In this intriguing book, Steve Crews turns over stones that have lain undisturbed for more than 50 years as he seeks to unravel a family mystery rooted in the Korean War. Using old-fashioned shoe leather rather than the Internet, Crews digs out official reports and other accounts relating to the July 1952 shooting death of Staff Sergeant Grover Gene McGuire – his father.
The shooting was ruled accidental, but as Crews follows the long paper trail — a quest sparked by some unrelated family research — he unearths inconsistencies and contradictions in the official records, raising the specter of suicide or something more sinister.
The plot thickens as we learn that one of two witnesses at the shooting was another airman, Fred Randall Crews, who two years later married McGuire’s widow and became step-father to her infant son Stevie. Crews notes that no one from either family attended that wedding, something he calls “a little strange,” while admitting there could have been good reasons for their absence.
That typifies the author’s approach: he piles up inconsistent and suspicious elements, ponders them, offers theories but stops short of reaching definitive conclusions. This repeated raising of expectations that go nowhere is initially frustrating for readers, but for Crews, who didn’t know his biological father’s name until age 58, none of that seems to matter: what’s important for him — and what begins to transport readers — is the journey of discovery.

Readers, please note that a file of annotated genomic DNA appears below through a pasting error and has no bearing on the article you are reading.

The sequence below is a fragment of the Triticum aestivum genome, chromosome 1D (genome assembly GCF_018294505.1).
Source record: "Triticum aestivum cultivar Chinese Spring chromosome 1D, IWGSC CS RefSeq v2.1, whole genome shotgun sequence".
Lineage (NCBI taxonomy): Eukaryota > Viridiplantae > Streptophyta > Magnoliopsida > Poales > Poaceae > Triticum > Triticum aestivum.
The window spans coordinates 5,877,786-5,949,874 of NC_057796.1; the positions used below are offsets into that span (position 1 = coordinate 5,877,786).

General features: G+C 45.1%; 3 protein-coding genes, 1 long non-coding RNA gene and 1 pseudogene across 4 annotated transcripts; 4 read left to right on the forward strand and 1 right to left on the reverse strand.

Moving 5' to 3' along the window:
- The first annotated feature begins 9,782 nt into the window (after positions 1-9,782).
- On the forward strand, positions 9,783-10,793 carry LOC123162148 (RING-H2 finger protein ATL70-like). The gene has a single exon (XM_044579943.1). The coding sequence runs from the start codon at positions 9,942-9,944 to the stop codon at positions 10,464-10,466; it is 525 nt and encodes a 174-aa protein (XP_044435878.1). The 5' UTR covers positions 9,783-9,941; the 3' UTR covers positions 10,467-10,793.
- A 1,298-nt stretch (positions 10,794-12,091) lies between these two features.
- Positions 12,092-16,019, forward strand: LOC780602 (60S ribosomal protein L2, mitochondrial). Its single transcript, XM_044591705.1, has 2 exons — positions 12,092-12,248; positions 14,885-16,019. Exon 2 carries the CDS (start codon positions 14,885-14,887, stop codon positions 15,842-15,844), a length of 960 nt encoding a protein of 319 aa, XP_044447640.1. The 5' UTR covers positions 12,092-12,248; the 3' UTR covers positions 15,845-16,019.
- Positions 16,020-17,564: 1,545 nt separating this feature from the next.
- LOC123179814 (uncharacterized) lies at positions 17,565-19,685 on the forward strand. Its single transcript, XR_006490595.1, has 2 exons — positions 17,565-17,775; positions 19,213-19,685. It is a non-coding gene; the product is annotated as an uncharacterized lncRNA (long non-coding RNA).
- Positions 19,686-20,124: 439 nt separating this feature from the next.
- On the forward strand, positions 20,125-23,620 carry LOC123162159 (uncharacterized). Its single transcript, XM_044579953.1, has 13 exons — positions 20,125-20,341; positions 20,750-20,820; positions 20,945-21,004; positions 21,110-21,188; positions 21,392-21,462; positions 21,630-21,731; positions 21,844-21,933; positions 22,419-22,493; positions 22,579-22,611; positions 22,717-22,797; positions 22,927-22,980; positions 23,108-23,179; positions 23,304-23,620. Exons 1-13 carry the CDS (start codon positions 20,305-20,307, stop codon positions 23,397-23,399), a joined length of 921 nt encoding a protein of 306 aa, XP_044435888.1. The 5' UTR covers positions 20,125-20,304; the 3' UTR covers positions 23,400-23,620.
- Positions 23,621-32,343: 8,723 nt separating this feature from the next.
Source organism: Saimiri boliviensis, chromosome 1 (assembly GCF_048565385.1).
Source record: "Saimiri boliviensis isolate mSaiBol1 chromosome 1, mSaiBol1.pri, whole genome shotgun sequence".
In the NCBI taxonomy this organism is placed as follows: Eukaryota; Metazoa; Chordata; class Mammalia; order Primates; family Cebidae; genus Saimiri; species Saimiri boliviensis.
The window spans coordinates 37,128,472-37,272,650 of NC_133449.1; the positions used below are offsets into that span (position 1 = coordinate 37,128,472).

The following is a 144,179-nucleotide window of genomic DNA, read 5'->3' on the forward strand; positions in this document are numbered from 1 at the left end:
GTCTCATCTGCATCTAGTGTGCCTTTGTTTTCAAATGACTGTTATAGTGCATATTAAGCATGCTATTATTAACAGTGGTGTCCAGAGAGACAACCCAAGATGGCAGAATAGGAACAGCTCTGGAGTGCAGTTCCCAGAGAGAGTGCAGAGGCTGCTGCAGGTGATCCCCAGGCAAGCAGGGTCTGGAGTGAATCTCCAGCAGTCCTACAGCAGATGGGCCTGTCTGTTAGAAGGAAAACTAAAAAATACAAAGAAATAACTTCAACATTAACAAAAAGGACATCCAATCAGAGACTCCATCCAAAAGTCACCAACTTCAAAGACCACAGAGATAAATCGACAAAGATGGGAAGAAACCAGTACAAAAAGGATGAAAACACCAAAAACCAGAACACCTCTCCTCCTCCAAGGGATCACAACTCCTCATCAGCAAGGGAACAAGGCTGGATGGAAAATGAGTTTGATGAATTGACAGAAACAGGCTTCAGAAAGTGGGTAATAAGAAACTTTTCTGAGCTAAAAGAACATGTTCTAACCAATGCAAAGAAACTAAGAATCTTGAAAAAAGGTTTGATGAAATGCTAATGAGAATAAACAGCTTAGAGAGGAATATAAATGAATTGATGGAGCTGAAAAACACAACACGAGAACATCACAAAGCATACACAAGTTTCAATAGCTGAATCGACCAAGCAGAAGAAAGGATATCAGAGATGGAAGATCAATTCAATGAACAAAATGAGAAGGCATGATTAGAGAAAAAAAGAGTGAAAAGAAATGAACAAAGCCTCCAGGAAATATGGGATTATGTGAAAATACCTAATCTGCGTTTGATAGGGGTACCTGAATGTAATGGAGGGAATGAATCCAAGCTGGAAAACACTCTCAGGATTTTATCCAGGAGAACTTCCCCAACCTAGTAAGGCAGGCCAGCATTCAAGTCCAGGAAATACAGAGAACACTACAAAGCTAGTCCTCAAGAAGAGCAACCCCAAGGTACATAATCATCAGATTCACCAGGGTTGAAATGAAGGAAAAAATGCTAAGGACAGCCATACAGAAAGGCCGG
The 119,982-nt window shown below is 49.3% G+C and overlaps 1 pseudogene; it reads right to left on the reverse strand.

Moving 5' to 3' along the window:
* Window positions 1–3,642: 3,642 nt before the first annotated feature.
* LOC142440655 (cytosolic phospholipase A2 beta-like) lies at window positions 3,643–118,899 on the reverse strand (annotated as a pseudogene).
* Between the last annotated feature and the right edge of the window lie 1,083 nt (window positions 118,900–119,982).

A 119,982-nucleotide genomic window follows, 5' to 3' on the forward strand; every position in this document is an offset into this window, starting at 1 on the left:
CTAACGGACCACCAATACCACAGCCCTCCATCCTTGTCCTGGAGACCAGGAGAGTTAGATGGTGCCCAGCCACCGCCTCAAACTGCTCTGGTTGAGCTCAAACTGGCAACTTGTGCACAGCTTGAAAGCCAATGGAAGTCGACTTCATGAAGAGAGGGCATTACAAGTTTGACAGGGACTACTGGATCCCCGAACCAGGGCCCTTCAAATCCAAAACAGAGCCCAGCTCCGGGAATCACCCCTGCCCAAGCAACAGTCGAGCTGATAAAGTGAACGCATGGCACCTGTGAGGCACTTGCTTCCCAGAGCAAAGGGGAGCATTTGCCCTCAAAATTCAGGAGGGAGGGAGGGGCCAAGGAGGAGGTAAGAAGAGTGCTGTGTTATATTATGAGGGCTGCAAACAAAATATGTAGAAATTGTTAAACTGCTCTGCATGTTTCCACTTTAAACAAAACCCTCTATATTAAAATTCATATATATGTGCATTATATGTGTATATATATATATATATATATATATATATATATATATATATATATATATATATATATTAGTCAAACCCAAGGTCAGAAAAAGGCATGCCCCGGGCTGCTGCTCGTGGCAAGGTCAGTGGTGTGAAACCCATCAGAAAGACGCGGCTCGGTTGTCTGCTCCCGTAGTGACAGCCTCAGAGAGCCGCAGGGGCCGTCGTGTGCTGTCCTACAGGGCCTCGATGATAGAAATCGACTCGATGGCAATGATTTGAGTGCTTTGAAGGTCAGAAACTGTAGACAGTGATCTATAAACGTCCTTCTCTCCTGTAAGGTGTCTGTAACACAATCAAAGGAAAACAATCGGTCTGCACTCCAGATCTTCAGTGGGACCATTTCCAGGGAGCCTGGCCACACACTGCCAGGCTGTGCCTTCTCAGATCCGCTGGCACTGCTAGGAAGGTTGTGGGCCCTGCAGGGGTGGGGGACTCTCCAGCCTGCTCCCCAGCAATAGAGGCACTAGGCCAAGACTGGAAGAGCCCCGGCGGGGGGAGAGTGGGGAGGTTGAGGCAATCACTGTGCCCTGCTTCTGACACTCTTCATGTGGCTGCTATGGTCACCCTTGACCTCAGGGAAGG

Like his father and stepfather, Crews is a military man who served in Vietnam, the Philippines and South Korea. His knowledge of military protocols and operations lends the book an authenticity that will likely appeal to other military personnel. But this short book (with rather large type) is an easy read, so non-military readers should find the time investment worthwhile as well, and may perhaps develop their own theories about what really happened in Korea all those years ago.